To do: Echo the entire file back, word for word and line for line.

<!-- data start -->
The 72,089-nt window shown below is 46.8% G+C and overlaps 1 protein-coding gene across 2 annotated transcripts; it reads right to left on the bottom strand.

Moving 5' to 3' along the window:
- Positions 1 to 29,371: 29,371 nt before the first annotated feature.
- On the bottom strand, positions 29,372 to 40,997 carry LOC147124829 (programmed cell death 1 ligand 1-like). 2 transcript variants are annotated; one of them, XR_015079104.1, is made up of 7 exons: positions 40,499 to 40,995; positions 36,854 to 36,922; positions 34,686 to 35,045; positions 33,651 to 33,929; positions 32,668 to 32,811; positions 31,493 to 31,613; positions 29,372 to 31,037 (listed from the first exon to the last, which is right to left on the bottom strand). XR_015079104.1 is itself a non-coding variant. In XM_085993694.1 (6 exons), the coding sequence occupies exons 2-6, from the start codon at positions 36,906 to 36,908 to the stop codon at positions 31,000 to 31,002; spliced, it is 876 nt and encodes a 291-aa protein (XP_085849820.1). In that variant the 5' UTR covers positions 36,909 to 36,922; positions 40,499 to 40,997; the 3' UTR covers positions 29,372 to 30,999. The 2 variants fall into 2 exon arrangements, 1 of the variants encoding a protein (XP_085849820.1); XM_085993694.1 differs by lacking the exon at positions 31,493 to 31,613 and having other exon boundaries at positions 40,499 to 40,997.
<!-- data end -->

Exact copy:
The 72,089-nt window shown below is 46.8% G+C and overlaps 1 protein-coding gene across 2 annotated transcripts; it reads right to left on the bottom strand.

Moving 5' to 3' along the window:
- Positions 1 to 29,371: 29,371 nt before the first annotated feature.
- On the bottom strand, positions 29,372 to 40,997 carry LOC147124829 (programmed cell death 1 ligand 1-like). 2 transcript variants are annotated; one of them, XR_015079104.1, is made up of 7 exons: positions 40,499 to 40,995; positions 36,854 to 36,922; positions 34,686 to 35,045; positions 33,651 to 33,929; positions 32,668 to 32,811; positions 31,493 to 31,613; positions 29,372 to 31,037 (listed from the first exon to the last, which is right to left on the bottom strand). XR_015079104.1 is itself a non-coding variant. In XM_085993694.1 (6 exons), the coding sequence occupies exons 2-6, from the start codon at positions 36,906 to 36,908 to the stop codon at positions 31,000 to 31,002; spliced, it is 876 nt and encodes a 291-aa protein (XP_085849820.1). In that variant the 5' UTR covers positions 36,909 to 36,922; positions 40,499 to 40,997; the 3' UTR covers positions 29,372 to 30,999. The 2 variants fall into 2 exon arrangements, 1 of the variants encoding a protein (XP_085849820.1); XM_085993694.1 differs by lacking the exon at positions 31,493 to 31,613 and having other exon boundaries at positions 40,499 to 40,997.